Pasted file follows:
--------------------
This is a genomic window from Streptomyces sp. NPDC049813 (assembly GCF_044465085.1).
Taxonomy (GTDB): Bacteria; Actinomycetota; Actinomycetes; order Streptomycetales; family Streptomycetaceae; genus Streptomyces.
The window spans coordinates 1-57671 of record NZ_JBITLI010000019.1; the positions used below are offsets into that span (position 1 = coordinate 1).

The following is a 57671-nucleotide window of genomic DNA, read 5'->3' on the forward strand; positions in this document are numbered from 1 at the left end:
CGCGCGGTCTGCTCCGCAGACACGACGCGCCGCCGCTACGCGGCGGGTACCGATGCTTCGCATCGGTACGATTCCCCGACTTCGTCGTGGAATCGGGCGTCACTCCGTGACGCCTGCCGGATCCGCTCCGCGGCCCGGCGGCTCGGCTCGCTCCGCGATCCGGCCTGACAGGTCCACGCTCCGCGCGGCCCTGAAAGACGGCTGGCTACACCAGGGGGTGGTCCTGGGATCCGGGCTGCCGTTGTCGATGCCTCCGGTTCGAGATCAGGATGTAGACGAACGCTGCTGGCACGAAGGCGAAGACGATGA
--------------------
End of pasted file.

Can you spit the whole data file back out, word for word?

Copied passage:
This is a genomic window from Streptomyces sp. NPDC049813 (assembly GCF_044465085.1).
Taxonomy (GTDB): Bacteria; Actinomycetota; Actinomycetes; order Streptomycetales; family Streptomycetaceae; genus Streptomyces.
The window spans coordinates 1-57671 of record NZ_JBITLI010000019.1; the positions used below are offsets into that span (position 1 = coordinate 1).

The following is a 57671-nucleotide window of genomic DNA, read 5'->3' on the forward strand; positions in this document are numbered from 1 at the left end:
CGCGCGGTCTGCTCCGCAGACACGACGCGCCGCCGCTACGCGGCGGGTACCGATGCTTCGCATCGGTACGATTCCCCGACTTCGTCGTGGAATCGGGCGTCACTCCGTGACGCCTGCCGGATCCGCTCCGCGGCCCGGCGGCTCGGCTCGCTCCGCGATCCGGCCTGACAGGTCCACGCTCCGCGCGGCCCTGAAAGACGGCTGGCTACACCAGGGGGTGGTCCTGGGATCCGGGCTGCCGTTGTCGATGCCTCCGGTTCGAGATCAGGATGTAGACGAACGCTGCTGGCACGAAGGCGAAGACGATGA